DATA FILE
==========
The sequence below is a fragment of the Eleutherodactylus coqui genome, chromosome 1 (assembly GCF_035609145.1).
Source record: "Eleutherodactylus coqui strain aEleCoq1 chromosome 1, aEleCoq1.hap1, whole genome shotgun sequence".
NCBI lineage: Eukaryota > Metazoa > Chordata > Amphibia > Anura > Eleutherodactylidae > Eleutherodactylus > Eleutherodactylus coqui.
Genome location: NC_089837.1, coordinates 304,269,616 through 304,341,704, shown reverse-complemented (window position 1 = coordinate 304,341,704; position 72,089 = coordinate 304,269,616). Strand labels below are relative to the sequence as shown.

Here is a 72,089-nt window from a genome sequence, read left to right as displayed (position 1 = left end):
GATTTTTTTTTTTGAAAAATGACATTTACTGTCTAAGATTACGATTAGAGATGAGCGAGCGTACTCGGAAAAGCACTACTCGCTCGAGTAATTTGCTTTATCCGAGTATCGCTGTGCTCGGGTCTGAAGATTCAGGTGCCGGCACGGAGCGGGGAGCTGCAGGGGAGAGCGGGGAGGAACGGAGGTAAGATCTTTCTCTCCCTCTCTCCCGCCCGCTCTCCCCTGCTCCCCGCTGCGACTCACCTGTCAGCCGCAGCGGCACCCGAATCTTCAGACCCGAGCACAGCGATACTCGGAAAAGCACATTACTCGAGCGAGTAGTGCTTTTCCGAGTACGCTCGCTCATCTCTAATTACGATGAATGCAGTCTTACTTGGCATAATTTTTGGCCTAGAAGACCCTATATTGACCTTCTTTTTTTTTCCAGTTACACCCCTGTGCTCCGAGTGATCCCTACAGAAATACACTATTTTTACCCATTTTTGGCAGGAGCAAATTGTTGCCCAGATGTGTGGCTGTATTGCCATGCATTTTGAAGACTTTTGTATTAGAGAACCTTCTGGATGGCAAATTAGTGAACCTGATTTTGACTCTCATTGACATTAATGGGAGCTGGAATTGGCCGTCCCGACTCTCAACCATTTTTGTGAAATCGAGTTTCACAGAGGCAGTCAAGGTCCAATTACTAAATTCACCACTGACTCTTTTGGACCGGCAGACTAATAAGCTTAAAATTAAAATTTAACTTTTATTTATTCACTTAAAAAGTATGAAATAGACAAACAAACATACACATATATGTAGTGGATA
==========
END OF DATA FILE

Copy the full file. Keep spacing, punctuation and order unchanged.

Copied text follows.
The sequence below is a fragment of the Eleutherodactylus coqui genome, chromosome 1 (assembly GCF_035609145.1).
Source record: "Eleutherodactylus coqui strain aEleCoq1 chromosome 1, aEleCoq1.hap1, whole genome shotgun sequence".
NCBI lineage: Eukaryota > Metazoa > Chordata > Amphibia > Anura > Eleutherodactylidae > Eleutherodactylus > Eleutherodactylus coqui.
Genome location: NC_089837.1, coordinates 304,269,616 through 304,341,704, shown reverse-complemented (window position 1 = coordinate 304,341,704; position 72,089 = coordinate 304,269,616). Strand labels below are relative to the sequence as shown.

Here is a 72,089-nt window from a genome sequence, read left to right as displayed (position 1 = left end):
GATTTTTTTTTTTGAAAAATGACATTTACTGTCTAAGATTACGATTAGAGATGAGCGAGCGTACTCGGAAAAGCACTACTCGCTCGAGTAATTTGCTTTATCCGAGTATCGCTGTGCTCGGGTCTGAAGATTCAGGTGCCGGCACGGAGCGGGGAGCTGCAGGGGAGAGCGGGGAGGAACGGAGGTAAGATCTTTCTCTCCCTCTCTCCCGCCCGCTCTCCCCTGCTCCCCGCTGCGACTCACCTGTCAGCCGCAGCGGCACCCGAATCTTCAGACCCGAGCACAGCGATACTCGGAAAAGCACATTACTCGAGCGAGTAGTGCTTTTCCGAGTACGCTCGCTCATCTCTAATTACGATGAATGCAGTCTTACTTGGCATAATTTTTGGCCTAGAAGACCCTATATTGACCTTCTTTTTTTTTCCAGTTACACCCCTGTGCTCCGAGTGATCCCTACAGAAATACACTATTTTTACCCATTTTTGGCAGGAGCAAATTGTTGCCCAGATGTGTGGCTGTATTGCCATGCATTTTGAAGACTTTTGTATTAGAGAACCTTCTGGATGGCAAATTAGTGAACCTGATTTTGACTCTCATTGACATTAATGGGAGCTGGAATTGGCCGTCCCGACTCTCAACCATTTTTGTGAAATCGAGTTTCACAGAGGCAGTCAAGGTCCAATTACTAAATTCACCACTGACTCTTTTGGACCGGCAGACTAATAAGCTTAAAATTAAAATTTAACTTTTATTTATTCACTTAAAAAGTATGAAATAGACAAACAAACATACACATATATGTAGTGGATA